Dealing with the Debt of Someone who has Died
When someone dies, anything they leave behind such as assets and debts are collectively called their estate.
A person’s estate can include:
- property, houses and or land
- savings in bank accounts or credit unions, shares and accounts such as ISAs
- personal possessions of value – cars, jewellery, collections and so on
An estate is described as insolvent if the debts are greater than the value of the assets. If this occurs an executor must still sort out any assets and make sure that any debts left behind are paid, settled, negotiated or written-off (cancelled).
If you are made executor and therefore in charge of an insolvent estate, it is important that creditors are paid in a set order of priority. If this is not done correctly, you as a representative can become personally liable. If you are unsure of how to do this you should contact us for advice.
When someone dies, their debts will be unable to be recovered if:
- the debts were in their sole name (not applicable for joint debts)
- they had no guarantors on any of the debts
- they have left behind no estate, thereby no assets
If the person who dies had debts in joint names with someone else, the surviving person will be responsible for paying the whole amount of these debts. None of the balance of a debt will be written off because another party responsible for the debt has died.
A guarantor is someone who has legally agreed to pay someone else's debt if that person falls behind on payments. The guarantor must sign an agreement to agree to be a guarantor and will then be responsible for the whole debt if the person dies.
How a jointly owned property is treated will depend on how the property is set out on the deeds. The two most common arrangements are set out below:
- Tenants in Common: Each joint owner has a specific share of the property. The information detailing all joint owners’ share will be set out in the deeds. When one owner dies, their share does not automatically pass to the remainder of the surviving owners. The deceased person’s share will form part of the estate and will have to be made available to pay creditors and any beneficiaries named in the will.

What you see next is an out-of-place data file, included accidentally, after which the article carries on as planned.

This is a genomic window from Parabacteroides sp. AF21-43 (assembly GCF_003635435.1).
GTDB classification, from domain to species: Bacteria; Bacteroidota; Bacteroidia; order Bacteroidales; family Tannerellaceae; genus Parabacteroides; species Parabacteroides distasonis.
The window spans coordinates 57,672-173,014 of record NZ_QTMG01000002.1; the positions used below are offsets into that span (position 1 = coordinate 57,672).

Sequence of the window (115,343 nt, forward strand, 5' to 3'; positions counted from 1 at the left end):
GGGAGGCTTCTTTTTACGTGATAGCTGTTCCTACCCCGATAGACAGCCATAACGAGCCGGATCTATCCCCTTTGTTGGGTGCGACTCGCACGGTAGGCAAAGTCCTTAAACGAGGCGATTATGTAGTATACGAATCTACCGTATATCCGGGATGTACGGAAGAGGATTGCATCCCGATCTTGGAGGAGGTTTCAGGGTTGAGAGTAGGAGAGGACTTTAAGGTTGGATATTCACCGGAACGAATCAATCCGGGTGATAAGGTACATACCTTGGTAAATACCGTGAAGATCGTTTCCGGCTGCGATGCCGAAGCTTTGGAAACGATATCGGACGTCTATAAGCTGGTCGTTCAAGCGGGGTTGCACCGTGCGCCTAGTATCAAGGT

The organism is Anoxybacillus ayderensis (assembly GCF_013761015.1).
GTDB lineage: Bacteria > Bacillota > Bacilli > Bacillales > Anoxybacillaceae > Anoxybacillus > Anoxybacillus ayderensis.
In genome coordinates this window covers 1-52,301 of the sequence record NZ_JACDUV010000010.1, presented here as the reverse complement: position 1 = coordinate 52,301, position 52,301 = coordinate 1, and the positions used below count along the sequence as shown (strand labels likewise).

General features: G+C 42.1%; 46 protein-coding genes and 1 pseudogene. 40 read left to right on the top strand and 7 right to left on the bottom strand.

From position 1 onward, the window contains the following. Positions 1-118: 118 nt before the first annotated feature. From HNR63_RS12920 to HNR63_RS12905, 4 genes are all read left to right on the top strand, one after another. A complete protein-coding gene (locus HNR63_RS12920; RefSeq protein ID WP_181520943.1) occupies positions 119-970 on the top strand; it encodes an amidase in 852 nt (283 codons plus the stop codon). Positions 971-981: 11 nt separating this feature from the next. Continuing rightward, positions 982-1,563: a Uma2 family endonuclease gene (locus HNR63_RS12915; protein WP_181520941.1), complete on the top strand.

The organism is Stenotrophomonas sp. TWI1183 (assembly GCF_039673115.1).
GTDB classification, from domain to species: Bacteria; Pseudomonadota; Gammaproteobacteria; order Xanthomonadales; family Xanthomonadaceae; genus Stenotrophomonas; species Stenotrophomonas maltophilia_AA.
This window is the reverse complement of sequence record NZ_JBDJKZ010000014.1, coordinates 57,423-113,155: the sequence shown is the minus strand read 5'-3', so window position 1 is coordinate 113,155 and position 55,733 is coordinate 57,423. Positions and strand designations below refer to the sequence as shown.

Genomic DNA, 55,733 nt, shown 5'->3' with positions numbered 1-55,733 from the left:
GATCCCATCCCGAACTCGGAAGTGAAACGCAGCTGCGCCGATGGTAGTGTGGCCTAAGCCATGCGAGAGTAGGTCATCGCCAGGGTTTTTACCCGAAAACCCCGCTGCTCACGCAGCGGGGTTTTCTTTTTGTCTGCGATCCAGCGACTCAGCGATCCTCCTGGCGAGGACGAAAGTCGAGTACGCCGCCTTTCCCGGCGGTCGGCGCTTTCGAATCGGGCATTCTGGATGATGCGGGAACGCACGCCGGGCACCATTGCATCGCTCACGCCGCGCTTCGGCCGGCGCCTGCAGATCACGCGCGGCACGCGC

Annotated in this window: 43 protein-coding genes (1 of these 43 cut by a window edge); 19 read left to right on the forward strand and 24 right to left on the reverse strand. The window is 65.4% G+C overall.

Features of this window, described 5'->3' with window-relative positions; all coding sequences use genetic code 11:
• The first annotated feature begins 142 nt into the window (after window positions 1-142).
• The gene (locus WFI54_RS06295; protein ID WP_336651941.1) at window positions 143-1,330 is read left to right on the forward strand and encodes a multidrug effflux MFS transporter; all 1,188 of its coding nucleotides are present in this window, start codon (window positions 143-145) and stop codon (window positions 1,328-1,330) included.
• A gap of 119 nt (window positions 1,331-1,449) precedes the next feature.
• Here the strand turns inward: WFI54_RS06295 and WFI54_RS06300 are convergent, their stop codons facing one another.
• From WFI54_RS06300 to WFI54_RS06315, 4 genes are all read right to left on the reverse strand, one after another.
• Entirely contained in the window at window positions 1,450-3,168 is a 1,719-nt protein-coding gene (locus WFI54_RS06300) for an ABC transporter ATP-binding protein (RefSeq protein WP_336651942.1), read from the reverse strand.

- Joint Tenants: Each owner owns all the property and when one owner dies, their share automatically passes to the other owner. It does not form part of the estate available to creditors. Therefore, the property is not considered when working out whether the estate is insolvent.
Housing Rights can assist you with queries in relation to a property when someone has died. You can contact Housing Rights on 028 9024 5640.
If there is jointly owned or jointly rented property, any other persons living there during the time the arrears was built up will be liable to pay any rates arrears even if their name was not on the bill. They are also then responsible for the ongoing rates payments. If someone has died and left behind a property that is vacant and will be sold, the personal representative of the estate can apply for a period or rate relief to allow the property to be sold.
Land and Property Services can provide advice on housing rates arrears. Contact Land and Property Services on 0300 200 7801
If there is jointly owned or jointly rented property, the person still living there will be liable to pay any gas or electricity arrears if their name was on the bill. If their name was not on the bill the energy company may argue that they have benefited from the energy supply and so should pay the bill. If this happens and you are not in a position to pay you may need assistance from a debt adviser so contact us for advice.
If someone who dies was claiming state benefits, it is the executor of the estate’s responsibility to ensure that the Department for Work and Pensions (DWP) are made aware that they have passed away.
The DWP may claim that they have paid the person who died too much benefit if they paid benefits after death, or had arrears they hadn’t repaid before they passed away. This debt is a benefit overpayment. If there has been a benefit overpayment you should firstly check that it has been worked out correctly, and once this has been established it should be treated as a debt and paid automatically from the estate. If you are need assistance at working out the benefit overpayment, contact us for advice.
Hire-purchase agreements are used to buy goods, such cars and other vehicles. The goods do not belong to the person who obtained them until they make the final payment.
Check the agreement to be certain that it is a hire-purchase or conditional sale before offering to return the goods to the creditor. If you are unsure how to do this contact us for advice. If the goods are not subject to a hire purchase or conditional sale agreement, they will become part of the deceased’s estate in probate.
If the goods are subject to a hire-purchase or conditional sale agreement, then as executor there are two options available to you:
- Contact the finance company to reclaim the vehicle and sell it. If the selling price covers the debt, the finance is settled. Normally the selling price will not cover the debt, so the deceased’s estate will still owe the finance company the outstanding difference.
- Enact a voluntary termination of the finance agreement. To enable this option, the deceased must have repaid more than 50% of the total amount payable in the agreement. If not, the executor can pay whatever is needed to bring the total paid to the agreement up to the 50% amount. The goods would then be collected by the finance company with no further balance to pay, assuming you have complied with all the other terms and conditions of voluntary termination.
|HMRC Bereavement Helpline
Phone: 0300 200 3300
HMRC Deceased Estate Helpline
Land and Property Services
Housing Rights Service
Age NI Advice Service
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